Sex and love addiction
My latest blog is about the curious subject of sex and love addiction. Does it exist? Is it just an excuse for bad behaviour, or simply about having a high sex drive?
There are a few things about sex addiction that might surprise you. Here are just a few….
It is not fun, despite people saying they would love to have that addiction.
It is not about sex or having a high sex drive, even though you could be forgiven for thinking it is.
Women can be sex addicts, this is not solely a male condition
It is on the increase.
There are some people out there in the world of therapy and psychiatry who do not think that sex addiction exists. This idea has been reinforced by the fact that sex and love addiction does not appear in the DSM 5, the bible of psychiatric conditions. The justification for this is that there is not enough research evidence to support its entry into the newest edition.
However, that has not been my experience. What has been my experience is seeing men and women who are distressed by their sexual behaviour. I see men and women who want to stop spending hundreds of pounds on sex workers or going on line to find someone to have sex with that night, even though they have promised their partners and themselves that they are never going to do it again. I see people who are experiencing considerable consequences of their sexual behaviour, such as being arrested, financial problems, problems at work and relationship/family breakdown. As a sex therapist I’m really keen on helping clients to feel comfortable and happy about masturbation; it’s a really healthy, rewarding thing to do. However, for a sex addict, it is possible that they will be masturbating until their genitals are red raw, or are late for work or missing important appointments because they can’t get out of the house. This is not fun! They are distressed because they really mean the promises they make it at the time, yet they still find themselves in the same position, almost without any idea how they got there. What transpires after someone has acted out and experienced that release is a deep sense of guilt and shame (although for some addicts, they are in so much denial that they do not feel anything at all until further in therapy) and often for the addict, the most logical way to deal with those awful feelings is to act out again. And so the cycle continues. Someone simply with a high sex drive would never find themselves experiencing those types of damaging consequences for the sake of sexual relief.
This desire to avoid pain is the crux of addiction. Often sex addicts have suffered from difficult childhoods where one or both parents have not been available emotionally, for whatever reason. People have often suffered from trauma, such as sexual or physical abuse, or simply the trauma of not having adequate love and parenting. These events can then result in people not being able to process distressing feelings appropriately, which leads to finding ways of blocking feelings out instead. Sex and love relationships are superb for blocking out pain. If you imagine what it feels like when you fall in love, how powerful that emotion is, how the world just seems like a brighter, shinier place. Sex and love addicts want more than anything to be in that place, where the world no longer feels scary and hostile. Someone with a high sex drive does not want to avoid the world, they simply like sex and lots of it!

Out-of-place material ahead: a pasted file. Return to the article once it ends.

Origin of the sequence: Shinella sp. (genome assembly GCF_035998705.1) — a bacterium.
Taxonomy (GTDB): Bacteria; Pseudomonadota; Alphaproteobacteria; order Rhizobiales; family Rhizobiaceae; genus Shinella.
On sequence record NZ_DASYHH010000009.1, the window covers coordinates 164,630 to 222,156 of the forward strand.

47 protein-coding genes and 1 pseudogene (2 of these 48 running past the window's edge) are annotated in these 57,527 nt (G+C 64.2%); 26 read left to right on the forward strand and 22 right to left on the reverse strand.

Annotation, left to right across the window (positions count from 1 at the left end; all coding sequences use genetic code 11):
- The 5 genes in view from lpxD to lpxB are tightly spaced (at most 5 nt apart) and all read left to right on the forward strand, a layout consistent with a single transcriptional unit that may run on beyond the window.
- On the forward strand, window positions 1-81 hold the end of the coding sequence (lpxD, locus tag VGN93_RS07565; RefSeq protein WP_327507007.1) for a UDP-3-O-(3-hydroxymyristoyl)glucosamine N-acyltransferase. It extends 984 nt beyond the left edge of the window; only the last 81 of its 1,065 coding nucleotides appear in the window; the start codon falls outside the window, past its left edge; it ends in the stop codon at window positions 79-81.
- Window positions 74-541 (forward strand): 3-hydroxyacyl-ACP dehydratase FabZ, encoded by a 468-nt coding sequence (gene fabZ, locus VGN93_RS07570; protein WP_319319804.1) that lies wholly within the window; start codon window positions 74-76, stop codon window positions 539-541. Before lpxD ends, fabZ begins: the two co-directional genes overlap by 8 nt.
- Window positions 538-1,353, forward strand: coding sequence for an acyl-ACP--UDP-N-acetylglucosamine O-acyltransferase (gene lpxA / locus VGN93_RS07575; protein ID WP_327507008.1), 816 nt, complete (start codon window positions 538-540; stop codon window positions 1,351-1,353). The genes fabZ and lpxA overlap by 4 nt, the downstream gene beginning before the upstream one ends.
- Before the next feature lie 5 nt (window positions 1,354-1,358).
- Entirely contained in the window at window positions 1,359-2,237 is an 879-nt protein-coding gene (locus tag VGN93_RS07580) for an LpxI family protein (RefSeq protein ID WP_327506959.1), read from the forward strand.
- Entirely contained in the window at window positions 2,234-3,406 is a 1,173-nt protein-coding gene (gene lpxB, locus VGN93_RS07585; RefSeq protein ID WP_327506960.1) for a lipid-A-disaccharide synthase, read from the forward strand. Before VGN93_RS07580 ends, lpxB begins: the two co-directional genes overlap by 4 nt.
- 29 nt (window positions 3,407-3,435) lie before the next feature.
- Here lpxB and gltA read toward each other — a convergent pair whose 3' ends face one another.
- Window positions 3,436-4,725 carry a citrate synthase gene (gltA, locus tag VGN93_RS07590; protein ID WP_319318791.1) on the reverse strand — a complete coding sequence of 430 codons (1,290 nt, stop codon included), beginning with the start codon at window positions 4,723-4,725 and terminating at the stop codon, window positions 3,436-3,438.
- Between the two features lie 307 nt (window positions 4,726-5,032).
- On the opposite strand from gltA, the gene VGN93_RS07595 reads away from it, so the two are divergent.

Another factor that is important in the increase in sex addiction is opportunity. We have never been in such a position before where everything we could desire (almost), is at our finger tips. The internet, SMART phones and other personal devices has revolutionised the way we have sex. I’m certainly not about to say this is a bad thing, although the consequences of this cannot be ignored. Pornographic imagery has been around for as long as man has been able to draw (think of the ancient Greeks, they loved it) but we have never been able to access it with such ease. Curious children no longer have to sneak about to find their dads or older brothers porn stash. They can simply look on their phones or tablets and view just about anything they want. This certainly doesn’t mean that everyone who views porn is going to become addicted to it, just as not everyone who has a drink or has taken a drug will become an alcoholic or drug addict. The point here is that although we have had access to opium for centuries, we didn’t have a substantial problem with opiate addiction in the UK until heroin arrived in great quantities. We now find ourselves in a similar situation with porn…………..
It is not all doom and gloom however, people can and do recover from sex and love addiction, just like people can recover from any other type of addiction. There is also help available for partners (partners of sex addicts will be the topic of my next blog).
If you think that maybe you or you partner is experiencing some form of sex addiction, I have appointments available at my Sunderland or Whitley Bay office. I would love to hear from you.